IP Rights and Competition Law: Contradiction or Collaboration?

Leela Baskaran and Tan Shi Wen discuss the Guidelines on Intellectual Property Rights and Competition Law.
The interaction between the laws relating to intellectual property (“IP”) and competition has given rise to interesting questions for debate ever since the Malaysia Competition Act 2010 (“CA 2010”) came into force in 2012.
On the surface, there appears to be a general tension between IP and competition laws. IP laws confer certain exclusivity on a proprietor whereas competition laws, in contrast, seek to preserve the open and free nature of a market. This friction intensifies where the owner of an IP right (“IPR”) begins to cause difficulties for its competitors to enter markets or begin to abuse its dominant position. Having said that, IPRs and competition law are not necessarily inharmonious as the promotion of market efficiencies may lead to greater innovation and variety in a market.
The Malaysia Competition Commission (“MyCC”) considers that the two are inevitably intertwined and had, on 6 April 2019, issued the Guidelines on Intellectual Property Rights and Competition Law (“Guidelines”) with the main aim of providing guidance on MyCC's approach in respect of competition issues that may arise from matters relating to IPRs. The Guidelines are to be read together with other guidelines issued by MyCC.
The Guidelines characterise IP as ‘creations of the mind’, such as inventions, literary and artistic works, designs, as well as symbols, names, and images used in commerce; this may comprise patents, copyright, integrated circuits, industrial designs, trademarks, confidential information, plant varieties, and geographical indications.
As the definition of “goods” under the CA 2010 includes property of every kind, whether tangible or intangible, the MyCC’s position is that IP falls within the purview of competition law and any dealings involving IPRs which are anti-competitive (“Chapter 1 Prohibition”) or an abuse of a dominant position (“Chapter 2 Prohibition”) by an IPR owner may fall foul of the CA 2010 and attract the concern of the MyCC.
In addition to the MyCC’s Guidelines on Market Definition (which is a separate set of guidelines), the MyCC in the Guidelines clarified that, for conduct involving IP, the MyCC would normally define the relevant market based on one of the following:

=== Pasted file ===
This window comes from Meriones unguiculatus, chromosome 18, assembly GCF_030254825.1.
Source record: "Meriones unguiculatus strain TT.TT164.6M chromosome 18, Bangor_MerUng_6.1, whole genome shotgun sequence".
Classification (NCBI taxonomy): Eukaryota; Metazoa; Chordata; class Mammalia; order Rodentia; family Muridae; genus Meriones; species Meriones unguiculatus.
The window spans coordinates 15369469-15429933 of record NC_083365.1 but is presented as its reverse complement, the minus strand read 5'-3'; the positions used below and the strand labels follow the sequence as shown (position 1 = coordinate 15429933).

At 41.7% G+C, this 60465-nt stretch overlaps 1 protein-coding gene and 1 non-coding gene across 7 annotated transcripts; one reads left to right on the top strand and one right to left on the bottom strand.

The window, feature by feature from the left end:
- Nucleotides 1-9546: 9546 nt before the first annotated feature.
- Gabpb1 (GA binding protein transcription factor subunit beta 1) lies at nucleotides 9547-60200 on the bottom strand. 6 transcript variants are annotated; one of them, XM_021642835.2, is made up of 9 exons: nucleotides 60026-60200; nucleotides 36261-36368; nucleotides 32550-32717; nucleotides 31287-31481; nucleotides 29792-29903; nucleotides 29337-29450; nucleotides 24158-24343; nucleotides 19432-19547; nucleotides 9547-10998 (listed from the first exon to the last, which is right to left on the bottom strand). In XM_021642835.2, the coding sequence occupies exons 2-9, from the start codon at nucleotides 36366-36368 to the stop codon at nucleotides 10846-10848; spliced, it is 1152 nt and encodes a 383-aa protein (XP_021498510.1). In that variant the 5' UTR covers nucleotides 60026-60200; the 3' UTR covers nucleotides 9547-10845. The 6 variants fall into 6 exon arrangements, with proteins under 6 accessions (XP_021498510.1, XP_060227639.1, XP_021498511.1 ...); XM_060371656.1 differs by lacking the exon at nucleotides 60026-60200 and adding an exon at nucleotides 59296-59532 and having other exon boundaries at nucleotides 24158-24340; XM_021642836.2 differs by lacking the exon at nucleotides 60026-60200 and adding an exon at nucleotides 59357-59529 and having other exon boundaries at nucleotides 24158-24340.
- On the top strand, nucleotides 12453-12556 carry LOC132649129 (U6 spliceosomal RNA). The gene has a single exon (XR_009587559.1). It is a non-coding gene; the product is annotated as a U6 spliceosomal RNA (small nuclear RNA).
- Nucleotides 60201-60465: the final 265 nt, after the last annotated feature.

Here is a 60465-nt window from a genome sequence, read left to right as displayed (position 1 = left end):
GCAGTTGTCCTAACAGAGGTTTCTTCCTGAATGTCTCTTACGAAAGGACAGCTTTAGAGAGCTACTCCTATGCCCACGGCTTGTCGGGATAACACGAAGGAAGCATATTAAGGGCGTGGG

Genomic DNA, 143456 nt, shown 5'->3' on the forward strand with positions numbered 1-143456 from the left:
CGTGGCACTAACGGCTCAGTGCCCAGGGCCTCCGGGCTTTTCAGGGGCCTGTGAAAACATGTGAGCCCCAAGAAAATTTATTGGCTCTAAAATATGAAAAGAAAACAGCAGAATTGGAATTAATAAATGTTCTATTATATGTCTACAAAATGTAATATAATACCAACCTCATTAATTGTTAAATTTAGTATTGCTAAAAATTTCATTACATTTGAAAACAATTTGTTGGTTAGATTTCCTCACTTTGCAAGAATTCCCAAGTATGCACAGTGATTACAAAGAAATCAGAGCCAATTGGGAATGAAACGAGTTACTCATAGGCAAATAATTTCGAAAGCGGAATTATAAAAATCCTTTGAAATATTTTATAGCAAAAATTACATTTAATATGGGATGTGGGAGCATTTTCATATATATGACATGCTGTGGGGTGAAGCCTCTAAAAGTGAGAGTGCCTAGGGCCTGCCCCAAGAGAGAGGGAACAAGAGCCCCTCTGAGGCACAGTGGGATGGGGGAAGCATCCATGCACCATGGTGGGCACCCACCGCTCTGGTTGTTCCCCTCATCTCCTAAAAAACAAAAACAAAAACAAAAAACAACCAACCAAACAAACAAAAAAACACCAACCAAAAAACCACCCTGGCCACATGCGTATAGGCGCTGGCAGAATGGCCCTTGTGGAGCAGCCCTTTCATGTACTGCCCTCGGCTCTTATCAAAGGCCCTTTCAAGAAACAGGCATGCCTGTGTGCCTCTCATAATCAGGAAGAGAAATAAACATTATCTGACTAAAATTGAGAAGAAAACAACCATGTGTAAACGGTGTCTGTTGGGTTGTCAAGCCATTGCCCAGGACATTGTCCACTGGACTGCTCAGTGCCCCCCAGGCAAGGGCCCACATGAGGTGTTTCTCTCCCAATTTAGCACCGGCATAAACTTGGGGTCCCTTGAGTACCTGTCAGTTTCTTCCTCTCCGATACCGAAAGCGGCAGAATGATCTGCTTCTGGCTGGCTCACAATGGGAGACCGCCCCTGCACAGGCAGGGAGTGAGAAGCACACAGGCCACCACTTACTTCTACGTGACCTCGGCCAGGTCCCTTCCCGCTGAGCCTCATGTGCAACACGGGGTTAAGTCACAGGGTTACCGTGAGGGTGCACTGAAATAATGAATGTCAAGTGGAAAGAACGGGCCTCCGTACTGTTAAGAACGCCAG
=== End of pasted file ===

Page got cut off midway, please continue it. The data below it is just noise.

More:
1. the product market which refers to the final or intermediate products incorporating the IP;

  2. the technology market which refers to the processes or technology incorporating the IP; or

  3. the innovation or research and development (“R&D”) market which refers to the intangible knowledge or know-how that constitutes the IP.
The MyCC further clarified that it would not define a relevant market in cases involving the licensing of IP; the MyCC would focus on what the legal rights granted to the licensee actually protect.
In the Guidelines, the MyCC provided an extensive (but non-exhaustive) list of conduct involving IPRs and sought to illustrate how such types of conduct may potentially fall foul of the Chapter 1 Prohibition or the Chapter 2 Prohibition.
Section 4(1) of the CA 2010 prohibits horizontal or vertical agreements which have the object or effect of significantly preventing, restricting, or distorting competition in any market for goods or services.
Vertical Agreements
The Guidelines provide that the relationship between an IPR owner and a licensee is normally regarded as a vertical arrangement. Potentially, competition issues may arise from vertical arrangements include:
  1. vertical licensing agreements - the Guidelines set out specific vertical restrictions common in vertical IPR agreements such as vertical price fixing, territorial and field-of-use restrictions, exclusive licensing, exclusive dealing, tying and grant-backs, and illustrate how they may give rise to anti-competition concerns;

  2. vertical arrangements with horizontal dimensions - the Guidelines recognise that vertical arrangements may also have an adverse effect on horizontal competition in either licensing or product markets. An example would be a resale price maintenance obligation imposed by an IPR owner to create a cartel at the downstream level by subjecting all its licensees to the same resale price maintenance condition.
Notwithstanding the above, an anti-competitive agreement will generally not be considered “significant” if the agreement comes within the safe harbour threshold, i.e. for an agreement between competitors, where the parties have a combined market share of less than 20% in the relevant market and for an agreement between non-competitors, where all the parties individually have less than 25% market share in the relevant market.
Horizontal IPR Agreements